Although wargames always have been a niche within the board gaming market, there was a time when they held a level of pop culture legitimacy. According to James Dunnigan in “Wargames Handbook” — Dunnigan being one of wargaming’s founding fathers at the now-defunct Simulations Publications Inc. — more than 2 million were sold in 1980.

Wargamers have nearly as many definitions for what qualifies as a wargame as there are conflicts throughout history to simulate. Some say highly abstracted games such as chess fit; others include big sellers such as Axis & Allies and Risk. But, on the whole, hobby wargames are the literary fiction of the gaming universe: dense and respected but often existing in the margins.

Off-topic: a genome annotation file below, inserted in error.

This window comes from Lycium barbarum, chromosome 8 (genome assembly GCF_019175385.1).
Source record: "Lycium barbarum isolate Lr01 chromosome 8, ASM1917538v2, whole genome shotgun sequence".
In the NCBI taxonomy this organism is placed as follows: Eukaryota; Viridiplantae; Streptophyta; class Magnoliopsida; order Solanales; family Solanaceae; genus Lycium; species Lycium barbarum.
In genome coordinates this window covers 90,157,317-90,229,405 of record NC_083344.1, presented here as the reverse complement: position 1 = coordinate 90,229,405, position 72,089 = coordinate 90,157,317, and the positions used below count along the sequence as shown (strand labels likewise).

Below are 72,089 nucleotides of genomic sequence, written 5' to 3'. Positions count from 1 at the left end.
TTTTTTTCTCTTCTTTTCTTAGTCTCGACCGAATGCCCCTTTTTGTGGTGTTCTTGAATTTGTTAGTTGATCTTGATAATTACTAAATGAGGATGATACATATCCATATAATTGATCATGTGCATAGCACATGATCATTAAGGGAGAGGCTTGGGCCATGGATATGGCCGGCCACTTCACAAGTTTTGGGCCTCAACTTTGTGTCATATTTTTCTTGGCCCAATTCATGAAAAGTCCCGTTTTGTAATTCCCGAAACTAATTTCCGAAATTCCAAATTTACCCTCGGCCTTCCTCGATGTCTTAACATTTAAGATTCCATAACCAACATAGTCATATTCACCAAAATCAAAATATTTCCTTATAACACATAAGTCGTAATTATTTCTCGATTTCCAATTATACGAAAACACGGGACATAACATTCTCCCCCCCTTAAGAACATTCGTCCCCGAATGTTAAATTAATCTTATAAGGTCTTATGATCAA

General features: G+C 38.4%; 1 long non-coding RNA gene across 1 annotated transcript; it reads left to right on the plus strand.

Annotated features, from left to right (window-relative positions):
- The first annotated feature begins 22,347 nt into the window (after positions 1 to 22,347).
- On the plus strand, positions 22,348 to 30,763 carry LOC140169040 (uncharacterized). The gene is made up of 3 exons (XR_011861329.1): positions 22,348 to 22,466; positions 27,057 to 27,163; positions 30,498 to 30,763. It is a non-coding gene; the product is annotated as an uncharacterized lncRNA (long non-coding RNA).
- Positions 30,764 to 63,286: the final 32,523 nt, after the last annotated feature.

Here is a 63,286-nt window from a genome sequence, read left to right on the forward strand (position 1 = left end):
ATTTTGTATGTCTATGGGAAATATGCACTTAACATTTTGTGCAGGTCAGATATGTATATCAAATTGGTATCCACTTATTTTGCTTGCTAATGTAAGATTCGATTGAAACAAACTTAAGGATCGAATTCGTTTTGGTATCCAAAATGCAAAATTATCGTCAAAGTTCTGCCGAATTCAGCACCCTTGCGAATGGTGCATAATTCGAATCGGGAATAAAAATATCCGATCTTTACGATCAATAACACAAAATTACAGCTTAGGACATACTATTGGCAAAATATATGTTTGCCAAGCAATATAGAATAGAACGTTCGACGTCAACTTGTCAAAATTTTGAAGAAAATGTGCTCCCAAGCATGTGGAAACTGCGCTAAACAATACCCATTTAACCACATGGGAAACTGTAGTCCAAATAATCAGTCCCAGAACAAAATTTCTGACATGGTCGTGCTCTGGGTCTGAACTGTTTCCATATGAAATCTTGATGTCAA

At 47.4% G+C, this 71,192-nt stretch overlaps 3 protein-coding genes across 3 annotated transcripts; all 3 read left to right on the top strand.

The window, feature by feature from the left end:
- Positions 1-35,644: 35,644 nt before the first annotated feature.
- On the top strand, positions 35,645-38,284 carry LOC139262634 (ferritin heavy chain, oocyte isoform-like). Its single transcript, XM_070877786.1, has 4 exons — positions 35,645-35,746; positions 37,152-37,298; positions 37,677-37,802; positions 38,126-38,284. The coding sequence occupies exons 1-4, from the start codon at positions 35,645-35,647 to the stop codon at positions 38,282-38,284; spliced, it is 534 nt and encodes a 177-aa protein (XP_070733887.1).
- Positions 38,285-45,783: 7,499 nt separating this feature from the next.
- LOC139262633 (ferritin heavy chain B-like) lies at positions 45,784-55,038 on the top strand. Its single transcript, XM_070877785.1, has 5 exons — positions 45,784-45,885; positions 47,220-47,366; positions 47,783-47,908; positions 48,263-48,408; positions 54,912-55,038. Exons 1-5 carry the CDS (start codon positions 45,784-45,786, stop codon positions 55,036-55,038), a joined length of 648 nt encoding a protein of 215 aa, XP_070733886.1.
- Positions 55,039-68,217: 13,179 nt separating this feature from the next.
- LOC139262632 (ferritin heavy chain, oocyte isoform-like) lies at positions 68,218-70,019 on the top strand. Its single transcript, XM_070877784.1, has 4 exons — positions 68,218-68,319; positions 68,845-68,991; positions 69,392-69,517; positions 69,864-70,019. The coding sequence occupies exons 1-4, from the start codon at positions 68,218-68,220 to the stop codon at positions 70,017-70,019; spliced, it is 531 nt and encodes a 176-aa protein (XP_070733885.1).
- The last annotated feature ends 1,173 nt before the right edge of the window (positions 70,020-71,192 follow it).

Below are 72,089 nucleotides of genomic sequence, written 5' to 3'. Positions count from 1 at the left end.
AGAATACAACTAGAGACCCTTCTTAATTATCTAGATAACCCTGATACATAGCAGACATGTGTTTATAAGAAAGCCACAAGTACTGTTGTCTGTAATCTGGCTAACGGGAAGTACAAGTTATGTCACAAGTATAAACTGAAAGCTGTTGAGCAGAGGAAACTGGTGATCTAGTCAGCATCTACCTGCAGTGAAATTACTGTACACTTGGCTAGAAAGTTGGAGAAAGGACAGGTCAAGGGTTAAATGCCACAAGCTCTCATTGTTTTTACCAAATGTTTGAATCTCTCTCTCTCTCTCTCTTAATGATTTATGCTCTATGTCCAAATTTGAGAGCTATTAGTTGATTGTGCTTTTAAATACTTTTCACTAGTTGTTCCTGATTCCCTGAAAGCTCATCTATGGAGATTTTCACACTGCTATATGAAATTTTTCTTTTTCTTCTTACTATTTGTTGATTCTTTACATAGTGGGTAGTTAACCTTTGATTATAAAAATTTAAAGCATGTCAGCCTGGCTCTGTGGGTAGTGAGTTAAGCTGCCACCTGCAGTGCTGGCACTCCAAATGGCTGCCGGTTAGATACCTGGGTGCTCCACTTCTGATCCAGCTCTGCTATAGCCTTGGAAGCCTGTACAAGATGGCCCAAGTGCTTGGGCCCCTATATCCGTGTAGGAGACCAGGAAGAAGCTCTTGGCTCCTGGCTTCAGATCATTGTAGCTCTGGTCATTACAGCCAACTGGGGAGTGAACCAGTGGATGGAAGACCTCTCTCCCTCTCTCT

Between the release of what most consider the first commercial wargame in 1954, Tactics, and the hobby’s high-water mark in early ’80s, wargames became increasingly complex, often packaged with byzantine rule books and playtimes measured in days, not hours. Fewer than 20 years after the peak, both of the largest wargame publishers ceased to exist for factors including business missteps and the rise of electronic and computer gaming. But there’s been a renaissance, in large part because of the Internet’s ability to facilitate global democratic conversations among like-minded wargame zealots.